Scores of retired New York City police officers, firefighters and prison guards were charged Tuesday with faking psychiatric problems to get federal disability benefits — with some falsely claiming their conditions arose after the Sept. 11, 2001, attacks, prosecutors said.
Four ringleaders coached the former workers on how to falsely describe symptoms of depression and other mental health problems that allowed them to get payouts as high as $500,000, Manhattan District Attorney Cyrus R. Vance Jr. said. The ringleaders made tens of thousands in dollars in secret kickbacks, Vance said.
Among the retirees arrested were 72 city police officers, eight firefighters, five corrections officers and one Nassau County Police Department officer.
Investigators said the scam stretched back more than two decades, with the ex-officers and other workers collecting years’ worth of benefits for citing mental health problems so severe that they couldn’t work.
One of the defendants who said he couldn’t work taught martial arts. Another former police officer who claimed he couldn’t leave the house worked at a cannoli stand at a street festival. Another claimed depression so crippling that it kept him house-bound but was photographed aboard a personal watercraft.
— Associated Press
Embattled Los Angeles County Sheriff Lee Baca announced his retirement Tuesday amid federal investigations that have targeted abuses in his jails and discrimination against minorities in one of the communities his deputies patrol.
Baca, 71, said he would step down at the end of the month and wouldn’t seek reelection because he was concerned about the “negative perception” the upcoming campaign would create concerning the nation’s largest sheriff’s department.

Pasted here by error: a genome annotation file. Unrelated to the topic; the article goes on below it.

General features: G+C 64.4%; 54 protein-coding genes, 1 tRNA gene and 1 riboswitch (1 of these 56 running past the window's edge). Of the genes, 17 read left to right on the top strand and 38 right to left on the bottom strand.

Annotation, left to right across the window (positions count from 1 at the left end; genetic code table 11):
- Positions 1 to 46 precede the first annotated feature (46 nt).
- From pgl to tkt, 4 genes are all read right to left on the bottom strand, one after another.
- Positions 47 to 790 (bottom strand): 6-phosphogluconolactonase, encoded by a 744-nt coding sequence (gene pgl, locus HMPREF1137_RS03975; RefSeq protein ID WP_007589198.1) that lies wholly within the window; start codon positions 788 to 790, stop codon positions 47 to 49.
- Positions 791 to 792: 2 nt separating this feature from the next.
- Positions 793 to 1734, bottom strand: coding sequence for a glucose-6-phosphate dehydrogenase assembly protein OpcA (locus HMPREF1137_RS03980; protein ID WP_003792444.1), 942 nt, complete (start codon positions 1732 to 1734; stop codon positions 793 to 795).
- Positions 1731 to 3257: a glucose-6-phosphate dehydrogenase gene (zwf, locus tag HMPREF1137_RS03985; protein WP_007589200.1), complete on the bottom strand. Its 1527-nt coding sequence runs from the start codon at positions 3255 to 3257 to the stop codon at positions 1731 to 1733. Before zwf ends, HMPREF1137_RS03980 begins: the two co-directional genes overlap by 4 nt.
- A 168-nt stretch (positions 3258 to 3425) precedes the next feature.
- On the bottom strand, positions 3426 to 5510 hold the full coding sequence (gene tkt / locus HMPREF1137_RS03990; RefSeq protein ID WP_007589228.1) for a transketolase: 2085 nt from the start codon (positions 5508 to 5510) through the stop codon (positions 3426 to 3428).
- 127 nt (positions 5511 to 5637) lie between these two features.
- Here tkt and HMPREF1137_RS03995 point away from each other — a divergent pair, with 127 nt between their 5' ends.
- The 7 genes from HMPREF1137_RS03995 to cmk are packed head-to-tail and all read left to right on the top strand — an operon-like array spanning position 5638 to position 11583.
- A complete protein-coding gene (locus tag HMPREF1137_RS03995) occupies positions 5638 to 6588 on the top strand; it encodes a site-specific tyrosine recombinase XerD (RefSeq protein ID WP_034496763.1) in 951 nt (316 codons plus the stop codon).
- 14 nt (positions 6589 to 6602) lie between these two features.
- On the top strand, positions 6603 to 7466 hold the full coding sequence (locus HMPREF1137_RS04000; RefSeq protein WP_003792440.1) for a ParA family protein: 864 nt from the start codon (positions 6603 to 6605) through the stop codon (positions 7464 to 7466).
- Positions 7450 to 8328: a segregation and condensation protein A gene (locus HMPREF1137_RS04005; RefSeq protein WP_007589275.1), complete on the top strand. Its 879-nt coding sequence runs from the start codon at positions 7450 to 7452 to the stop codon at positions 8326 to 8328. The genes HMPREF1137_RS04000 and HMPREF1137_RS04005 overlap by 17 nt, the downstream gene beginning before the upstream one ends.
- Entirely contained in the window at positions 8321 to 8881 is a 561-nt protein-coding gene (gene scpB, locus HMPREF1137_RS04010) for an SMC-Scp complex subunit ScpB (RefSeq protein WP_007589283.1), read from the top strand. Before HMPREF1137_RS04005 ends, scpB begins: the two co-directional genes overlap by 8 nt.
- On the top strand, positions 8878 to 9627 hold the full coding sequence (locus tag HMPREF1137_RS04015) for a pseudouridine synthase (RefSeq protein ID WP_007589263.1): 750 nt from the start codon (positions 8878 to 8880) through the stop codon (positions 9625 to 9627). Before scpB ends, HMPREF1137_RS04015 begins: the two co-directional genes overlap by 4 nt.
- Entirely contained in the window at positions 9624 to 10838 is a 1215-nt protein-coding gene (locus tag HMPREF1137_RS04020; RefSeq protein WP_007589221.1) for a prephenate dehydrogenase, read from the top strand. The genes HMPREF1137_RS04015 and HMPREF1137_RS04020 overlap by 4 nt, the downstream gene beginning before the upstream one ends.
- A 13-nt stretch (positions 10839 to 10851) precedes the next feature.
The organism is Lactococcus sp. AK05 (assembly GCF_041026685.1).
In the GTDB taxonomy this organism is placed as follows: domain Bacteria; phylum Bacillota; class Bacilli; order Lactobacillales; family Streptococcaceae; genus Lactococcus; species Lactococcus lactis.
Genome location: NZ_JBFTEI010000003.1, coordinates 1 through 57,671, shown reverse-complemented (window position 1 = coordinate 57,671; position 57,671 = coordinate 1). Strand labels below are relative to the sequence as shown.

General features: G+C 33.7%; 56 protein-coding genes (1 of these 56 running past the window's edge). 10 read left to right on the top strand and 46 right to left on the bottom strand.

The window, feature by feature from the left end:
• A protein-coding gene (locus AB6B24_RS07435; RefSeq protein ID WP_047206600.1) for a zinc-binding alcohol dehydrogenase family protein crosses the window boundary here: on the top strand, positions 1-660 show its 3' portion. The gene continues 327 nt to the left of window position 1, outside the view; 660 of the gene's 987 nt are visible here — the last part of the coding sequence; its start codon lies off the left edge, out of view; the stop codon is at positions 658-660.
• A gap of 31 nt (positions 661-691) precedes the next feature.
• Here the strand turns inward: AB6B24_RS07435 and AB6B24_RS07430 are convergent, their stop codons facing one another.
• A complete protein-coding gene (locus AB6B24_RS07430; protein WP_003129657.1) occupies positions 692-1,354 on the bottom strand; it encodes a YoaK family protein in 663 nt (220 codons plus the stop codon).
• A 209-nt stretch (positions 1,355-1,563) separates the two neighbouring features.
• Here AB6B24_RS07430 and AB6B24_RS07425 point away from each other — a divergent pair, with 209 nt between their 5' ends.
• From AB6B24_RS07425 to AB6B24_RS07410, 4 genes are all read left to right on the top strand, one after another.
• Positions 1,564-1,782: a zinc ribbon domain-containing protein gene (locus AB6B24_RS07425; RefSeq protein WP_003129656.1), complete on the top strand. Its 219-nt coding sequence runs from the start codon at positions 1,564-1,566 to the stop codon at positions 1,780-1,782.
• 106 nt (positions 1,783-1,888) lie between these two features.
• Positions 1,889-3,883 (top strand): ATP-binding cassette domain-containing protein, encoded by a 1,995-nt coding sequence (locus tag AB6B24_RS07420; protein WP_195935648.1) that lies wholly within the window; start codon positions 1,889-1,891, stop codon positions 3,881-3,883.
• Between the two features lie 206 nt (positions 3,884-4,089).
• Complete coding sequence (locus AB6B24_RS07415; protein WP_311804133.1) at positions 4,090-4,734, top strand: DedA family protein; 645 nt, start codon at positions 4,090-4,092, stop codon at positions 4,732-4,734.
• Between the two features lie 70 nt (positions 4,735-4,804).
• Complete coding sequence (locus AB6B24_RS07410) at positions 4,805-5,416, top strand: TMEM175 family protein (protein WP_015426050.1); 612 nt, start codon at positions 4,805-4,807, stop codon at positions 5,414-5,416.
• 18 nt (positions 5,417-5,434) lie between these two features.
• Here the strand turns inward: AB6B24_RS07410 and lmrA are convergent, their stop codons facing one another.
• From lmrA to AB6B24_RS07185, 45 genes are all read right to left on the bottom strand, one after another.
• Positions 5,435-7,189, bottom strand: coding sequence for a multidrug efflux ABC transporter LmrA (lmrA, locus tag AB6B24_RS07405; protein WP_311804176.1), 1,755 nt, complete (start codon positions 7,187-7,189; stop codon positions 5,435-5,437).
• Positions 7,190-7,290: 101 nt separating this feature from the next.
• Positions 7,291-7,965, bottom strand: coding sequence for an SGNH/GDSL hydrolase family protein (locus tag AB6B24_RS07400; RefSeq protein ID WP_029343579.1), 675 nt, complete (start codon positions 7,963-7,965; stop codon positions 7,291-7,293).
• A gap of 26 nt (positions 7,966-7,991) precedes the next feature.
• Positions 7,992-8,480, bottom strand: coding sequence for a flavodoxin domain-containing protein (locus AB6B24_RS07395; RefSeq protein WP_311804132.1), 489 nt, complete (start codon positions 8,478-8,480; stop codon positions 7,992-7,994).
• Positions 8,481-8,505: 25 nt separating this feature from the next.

Baca spent 48 years in the Sheriff’s Department and was the first Hispanic to hold the top post.
Last month, 18 current and former sheriff’s deputies were indicted for alleged crimes that included beating inmates and jail visitors, falsifying reports and trying to obstruct an FBI probe of the nation’s largest jail system.
— Associated Press
Thai woman tries to cross border in a suitcase: A smuggling attempt at the U.S.-Mexico border was thwarted when inspectors found a woman from Thailand inside a suitcase, authorities said Tuesday. Customs and Border Protection agents discovered Pornkamol Mongkolsermsak, 48, while inspecting a Honda SUV entering the United States on Dec. 30 in Nogales, Ariz. She was hidden under clothing in the large suitcase in the back of the vehicle driven by a 56-year-old Phoenix man, whose name hasn’t been released.
Resort founder’s grandson killed in avalanche: The grandson of the founder of the Vail Mountain resort was killed and three others were injured Tuesday in an avalanche near the Colorado ski area. Anthony Seibert, 24, was killed in the slide in the backcountry near Vail, Eagle County Coroner Kara Bettis said. She said Seibert is the grandson of Peter Seibert, who along with Earl Eaton is credited with finding the terrain that later became the ski resort. The death is the fifth in the Rocky Mountain region and the second in Colorado in the past two weeks.
— From news services